Now, with Fourth of July barbecues only days away, we face another beef recall. JBS Swift Beef Co., based in Greeley, CO, has recalled approximately 380,000 pounds of assorted beef products that may be contaminated with E coli. Not surprisingly, its a huge factory farm.
Once again, this is a Class I recall, defined as “a health hazard situation where there is a reasonable probability that the use of the product will cause serious, adverse health consequences or death.”
The CDC is investigating 24 illnesses in multiple states; 18 appear to be associated with the recalled beef.
The beef products were produced on April 21 and were distributed both nationally and internationally. Click here for a PDF file that lists recalled products.
As noted yesterday, multiple recalls have eroded consumer confidence in the food industry.
From Our Organic Blog: DIY Ground Beef
Read More:New Beef Recall Announced
June 9th, 2009 - Barbara Feiner
You may recognize Nicolette Hahn Niman’s last name.
Her husband, Bill, founded Niman Ranch years before they met, and it has become a leading supplier of natural, humanely raised beef, pork, lamb, and specialty products like bacon and hot dogs.
Mrs. Niman served for six years as an environmental attorney for Waterkeeper Alliance, the grassroots advocacy group chaired by Robert F. Kennedy Jr. He asked her to take the reins of the organization’s hog campaign, which investigated inhumane treatment of animals at factory farms and the environmental pollutants these operations dump into our land, water and air.
In her new book, Righteous Porkchop, Niman compares the humane and inhumane practices she has witnessed at farms. She clearly demonstrates that sustainable meat can be produced cost-effectively and ethically.
The book delves beyond Big Pork, examining the importance of choosing sustainable seafood, beef, poultry, dairy and eggs.
“Many people assume industrial farming is the only realistic option for producing food these days,” Niman writes. “They are resigned to it as a necessary evil…But the inevitability of industrial animal production is a myth. It’s not inherently more economically efficient than traditional farming, and nothing is unavoidable about it.”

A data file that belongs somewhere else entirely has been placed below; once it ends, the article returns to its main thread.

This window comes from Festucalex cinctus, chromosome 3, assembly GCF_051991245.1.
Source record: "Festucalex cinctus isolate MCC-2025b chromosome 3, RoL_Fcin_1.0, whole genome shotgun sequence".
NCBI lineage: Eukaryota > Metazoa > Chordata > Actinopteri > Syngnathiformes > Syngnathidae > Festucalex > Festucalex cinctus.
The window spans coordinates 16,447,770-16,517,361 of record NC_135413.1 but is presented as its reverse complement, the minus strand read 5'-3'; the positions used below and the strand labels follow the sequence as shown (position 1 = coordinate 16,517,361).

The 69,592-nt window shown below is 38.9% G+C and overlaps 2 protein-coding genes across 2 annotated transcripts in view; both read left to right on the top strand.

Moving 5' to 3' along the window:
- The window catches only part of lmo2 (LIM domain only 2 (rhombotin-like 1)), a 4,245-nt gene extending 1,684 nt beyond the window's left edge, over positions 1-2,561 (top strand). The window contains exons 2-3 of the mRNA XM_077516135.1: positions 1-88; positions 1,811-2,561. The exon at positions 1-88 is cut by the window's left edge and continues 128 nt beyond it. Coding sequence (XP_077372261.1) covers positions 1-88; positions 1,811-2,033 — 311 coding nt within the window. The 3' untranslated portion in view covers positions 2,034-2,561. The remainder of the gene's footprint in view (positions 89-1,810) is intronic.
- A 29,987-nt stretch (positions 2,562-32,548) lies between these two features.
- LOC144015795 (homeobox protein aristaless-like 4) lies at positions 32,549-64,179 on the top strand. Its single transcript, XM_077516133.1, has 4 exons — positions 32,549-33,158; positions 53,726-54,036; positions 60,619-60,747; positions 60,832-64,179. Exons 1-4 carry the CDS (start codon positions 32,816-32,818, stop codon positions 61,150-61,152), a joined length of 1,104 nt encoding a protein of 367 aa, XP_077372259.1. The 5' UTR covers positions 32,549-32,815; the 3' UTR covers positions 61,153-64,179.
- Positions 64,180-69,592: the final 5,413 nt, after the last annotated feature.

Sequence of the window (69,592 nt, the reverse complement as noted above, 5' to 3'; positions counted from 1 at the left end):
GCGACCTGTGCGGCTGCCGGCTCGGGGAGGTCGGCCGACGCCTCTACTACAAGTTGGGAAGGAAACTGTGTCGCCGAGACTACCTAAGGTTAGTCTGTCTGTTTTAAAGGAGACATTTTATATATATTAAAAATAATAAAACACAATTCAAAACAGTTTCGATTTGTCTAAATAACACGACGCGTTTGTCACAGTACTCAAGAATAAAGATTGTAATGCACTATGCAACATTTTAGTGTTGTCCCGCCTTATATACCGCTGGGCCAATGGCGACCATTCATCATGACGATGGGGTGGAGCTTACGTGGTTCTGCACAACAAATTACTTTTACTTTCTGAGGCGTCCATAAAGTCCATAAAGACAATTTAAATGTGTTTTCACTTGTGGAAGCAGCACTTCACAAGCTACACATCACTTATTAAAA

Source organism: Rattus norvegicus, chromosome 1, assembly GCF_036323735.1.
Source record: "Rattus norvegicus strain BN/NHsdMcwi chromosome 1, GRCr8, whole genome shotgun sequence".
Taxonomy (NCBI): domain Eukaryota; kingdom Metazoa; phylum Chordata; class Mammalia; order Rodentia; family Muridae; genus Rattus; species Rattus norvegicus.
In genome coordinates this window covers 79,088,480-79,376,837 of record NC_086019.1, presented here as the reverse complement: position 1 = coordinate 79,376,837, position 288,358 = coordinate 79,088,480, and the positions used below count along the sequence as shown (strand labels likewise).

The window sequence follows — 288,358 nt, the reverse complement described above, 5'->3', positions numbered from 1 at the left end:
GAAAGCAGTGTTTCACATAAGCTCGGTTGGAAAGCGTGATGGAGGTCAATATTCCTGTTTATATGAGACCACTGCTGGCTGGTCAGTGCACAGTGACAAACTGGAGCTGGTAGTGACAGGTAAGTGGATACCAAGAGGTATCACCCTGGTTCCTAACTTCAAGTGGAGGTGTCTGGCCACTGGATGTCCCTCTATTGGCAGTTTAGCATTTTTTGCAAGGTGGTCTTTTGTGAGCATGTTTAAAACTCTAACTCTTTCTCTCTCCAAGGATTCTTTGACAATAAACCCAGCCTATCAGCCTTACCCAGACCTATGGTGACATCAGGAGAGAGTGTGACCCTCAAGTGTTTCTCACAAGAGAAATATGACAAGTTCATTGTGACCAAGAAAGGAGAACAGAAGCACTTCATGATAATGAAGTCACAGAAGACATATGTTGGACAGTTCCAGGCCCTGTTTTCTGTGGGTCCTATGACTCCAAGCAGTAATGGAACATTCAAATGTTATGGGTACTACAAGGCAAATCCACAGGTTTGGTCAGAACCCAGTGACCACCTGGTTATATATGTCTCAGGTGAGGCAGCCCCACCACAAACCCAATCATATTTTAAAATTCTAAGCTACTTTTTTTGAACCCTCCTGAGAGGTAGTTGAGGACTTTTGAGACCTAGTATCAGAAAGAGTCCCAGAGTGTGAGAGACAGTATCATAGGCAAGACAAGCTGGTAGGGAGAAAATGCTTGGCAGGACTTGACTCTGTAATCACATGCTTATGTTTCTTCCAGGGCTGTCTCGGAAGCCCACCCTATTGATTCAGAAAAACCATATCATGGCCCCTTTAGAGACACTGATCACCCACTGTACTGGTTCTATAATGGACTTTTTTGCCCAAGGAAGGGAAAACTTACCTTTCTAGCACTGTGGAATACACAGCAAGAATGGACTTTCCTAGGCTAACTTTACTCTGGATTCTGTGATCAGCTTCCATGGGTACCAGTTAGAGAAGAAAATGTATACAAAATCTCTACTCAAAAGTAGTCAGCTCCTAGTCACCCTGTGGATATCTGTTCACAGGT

Read More:Righteous Porkchop
June 3rd, 2009 - Barbara Feiner
As university researchers study the best ways to house America’s egg-producing hens, numerous organizations have signed on as coalition stakeholders, including the American Humane Association, American Veterinary Medical Association and U.S. Department of Agriculture’s Agricultural Research Service.
One prominent stakeholder may surprise you: fast-food behemoth McDonald’s, which reaps a nice share of profits each morning from scrambled eggs, Egg McMuffins and egg-based biscuit sandwiches.
It sure sounds good on paper: The eggs produced in the study are expected to be used in McDonald’s U.S. restaurants, as researchers strive to determine whether cage-free and free-range chickens fare better than those cooped up in factory farms.
Dan Gorsky, McDonald’s senior VP for North America supply chain management, says his company wants to consider “all of the sustainability impacts when it comes to buying eggs—not just animal welfare, but environmental, food safety and economic factors. It is our intention for eggs produced as part of this study, including cage-free eggs, to partially supply McDonald’s USA by 2011.”
Some critics, however, believe McDonald’s is dragging its feet in purchasing sustainable eggs. The Humane Society of the United States (HSUS) notes that numerous national restaurant chains have already gone the cage-free route, including Burger King, Wendy’s, Quiznos, Denny’s, Hardees’s and Carl’s Jr.
“There is already an abundance of science demonstrating that battery-cage confinement of laying hens is detrimental to animal welfare, and McDonald’s shouldn’t use another long-term study as an excuse to delay implementing the same modest reforms so many of its competitors have already adopted,” says Paul Shapiro, senior director of HSUS’ factory farming campaign.
HSUS is encouraging mainstream and organic consumers to call (800) 244-6227 to urge McDonald’s to switch to cage-free eggs now.
Photo courtesy of McDonald’s
Read More:Chickening Out?
June 1st, 2009 - Barbara Feiner
Researchers at Michigan State University and the University of California, Davis, are leading a national study of housing alternatives for egg-laying hens.
Scientists will analyze tens of thousands of hens to determine how different housing environments affect animal health and well-being, safe and affordable food, the environment and worker welfare.
Researchers will look at cage-free, free-range and “enriched” (nests and perches) housing. As organic consumers already know, any of these alternatives is preferable to factory farms.
“The coalition anticipates a multiyear study to factor in seasonal shifts, bird life cycles and other factors,” says Janice Swanson, PhD, a professor of animal behavior and welfare at Michigan State.
Read More:A Better Life for America’s Hens?